Mac App Store Receipt Validation Sandbox – cannot connect

If the Mac App Store sandbox answers your attempts to log in (and obtain a test purchase receipt) with a “Cannot connect” error then you have to first log in with the Apple ID associated to your developer account where the sandbox user is registered.

So open the Mac App Store and perform a simple customer log in with your developer Apple ID. After that obtaining a debugging receipt with your sandbox account shouldn’t return any “can’t connect” errors.

This little quirk cost me today a lot of time. First I assumed the sandbox was down. I only accidentally discovered the solution to this problem.

NSView’s -setNeedsDisplay: is not thread safe

One could assume such a trivial task like setting a BOOL (which is all that setNeedsDisplay does) would be thread safe. Well, it isn’t as I found out after a rather long debugging session. (With individual debug runs going up to 2 hours till the bug showed up).

If you get really unlucky and set the flag to true when the Cocoa drawing thread is doing its work the drawing thread will hang/crash. Event dispatch, your main thread, everything else will work – only your interface won’t get updated (your views’ -drawRect: methods won’t get called). A rather weird bug.

So call -setNeedsDisplay: only on the main thread. Luckily GCD makes that pretty straightforward:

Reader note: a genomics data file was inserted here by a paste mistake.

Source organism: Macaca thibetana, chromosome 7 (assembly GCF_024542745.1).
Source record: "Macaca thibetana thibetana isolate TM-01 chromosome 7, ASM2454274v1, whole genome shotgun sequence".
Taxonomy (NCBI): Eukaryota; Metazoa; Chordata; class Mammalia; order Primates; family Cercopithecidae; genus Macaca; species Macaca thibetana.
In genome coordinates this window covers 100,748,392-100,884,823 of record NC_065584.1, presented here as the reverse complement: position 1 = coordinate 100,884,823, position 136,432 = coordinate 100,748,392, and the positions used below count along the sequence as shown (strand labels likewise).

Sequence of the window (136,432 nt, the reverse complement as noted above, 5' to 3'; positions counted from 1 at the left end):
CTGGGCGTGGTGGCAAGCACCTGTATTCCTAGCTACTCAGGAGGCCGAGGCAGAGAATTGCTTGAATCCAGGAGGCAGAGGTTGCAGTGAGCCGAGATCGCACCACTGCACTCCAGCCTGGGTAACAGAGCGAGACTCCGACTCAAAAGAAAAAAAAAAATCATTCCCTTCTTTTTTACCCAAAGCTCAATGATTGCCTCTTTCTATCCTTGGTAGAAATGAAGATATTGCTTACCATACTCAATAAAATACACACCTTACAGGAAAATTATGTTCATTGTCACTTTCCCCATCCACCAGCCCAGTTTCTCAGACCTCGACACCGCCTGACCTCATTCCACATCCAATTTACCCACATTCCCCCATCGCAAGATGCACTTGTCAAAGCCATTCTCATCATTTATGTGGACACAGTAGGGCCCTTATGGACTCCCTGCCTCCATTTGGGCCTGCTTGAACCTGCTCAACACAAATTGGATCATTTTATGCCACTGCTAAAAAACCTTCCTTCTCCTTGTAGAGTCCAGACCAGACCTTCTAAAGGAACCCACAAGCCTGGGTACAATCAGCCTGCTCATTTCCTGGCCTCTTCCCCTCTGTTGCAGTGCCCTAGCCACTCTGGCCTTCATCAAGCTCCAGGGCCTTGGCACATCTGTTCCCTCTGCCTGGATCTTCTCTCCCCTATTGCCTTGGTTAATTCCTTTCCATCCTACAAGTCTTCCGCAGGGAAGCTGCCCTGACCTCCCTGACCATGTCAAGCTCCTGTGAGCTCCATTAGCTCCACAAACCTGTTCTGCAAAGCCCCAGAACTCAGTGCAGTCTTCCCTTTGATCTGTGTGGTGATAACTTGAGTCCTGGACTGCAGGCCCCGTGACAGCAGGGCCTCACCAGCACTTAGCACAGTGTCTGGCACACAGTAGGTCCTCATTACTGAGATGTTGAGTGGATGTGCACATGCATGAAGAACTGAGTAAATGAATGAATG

dispatch_queue_t q = dispatch_get_main_queue();
dispatch_async(q, ^{
  [view setNeedsDisplay: YES];

Building PortAudio under OS X 10.7 Lion

The current SVN snapshot can be built under Lion but it has some quirks you have to fix first:

1. Edit include/pa_mac_core.h and uncomment the #inclusion of AudioToolbox.h (around line 49).

2. Run ./configure with your options.

3. Edit the Makefile and remove ‘-wError’ from the CFLAGS line.

Now you can type make and everything should build. (Don’t forget to strip PPC code from the generated fat lib (man lipo) if you’re planning to submit to the Mac App Store!)

Disabling ARC on a per file basis

ARC is fine as long as you don’t do fancy stuff. Luckily you can disable ARC on a per file basis so that most of your code can benefit from ARC and the more complex stuff can be manually handled by you.

To disable ARC for a file (or a group) select your project in Xcode 4, go to the “build phases” tab and select the files you want to disable ARC for. Add then the -fno-objc-arc compiler flag to these files.

ARC will be now disabled for the chosen files and you can retain/(auto)release as you desire :)

Localizing iOS/OS X apps [quick reminder]

This is a little reminder about iOS/OSX app localization for myself. I don’t localize apps too frequently so I always forget the details and have to google around. This shall be a quick reminder for myself:

To localize sourcecode strings
Add a new .strings file to project and call it “Localizable.strings”. Click on it and add a desired target localization. Let’s take german (de).
Then in the terminal (for our german example):

$ genstrings -o de.lproj *.m

To localize interface builder files (nib/xib):
First make the desired nib localizable. Then create a strings file for translation. Do this by firing up the following command in the terminal.

$ ibtool --generate-strings-file SomeXibStrings.strings en.lproj/SomeXib.xib

Then translate the generated “SomeXibStrings.strings”.

To create a translated nib:

$ ibtool --strings-file SomeXibStrings.strings en.lproj/SomeXib.xib --write de.lproj/SomeXib.xib

It’s good practice to save the translated files into the lproj folders so you have them at hand when you need to regenerate the IB files.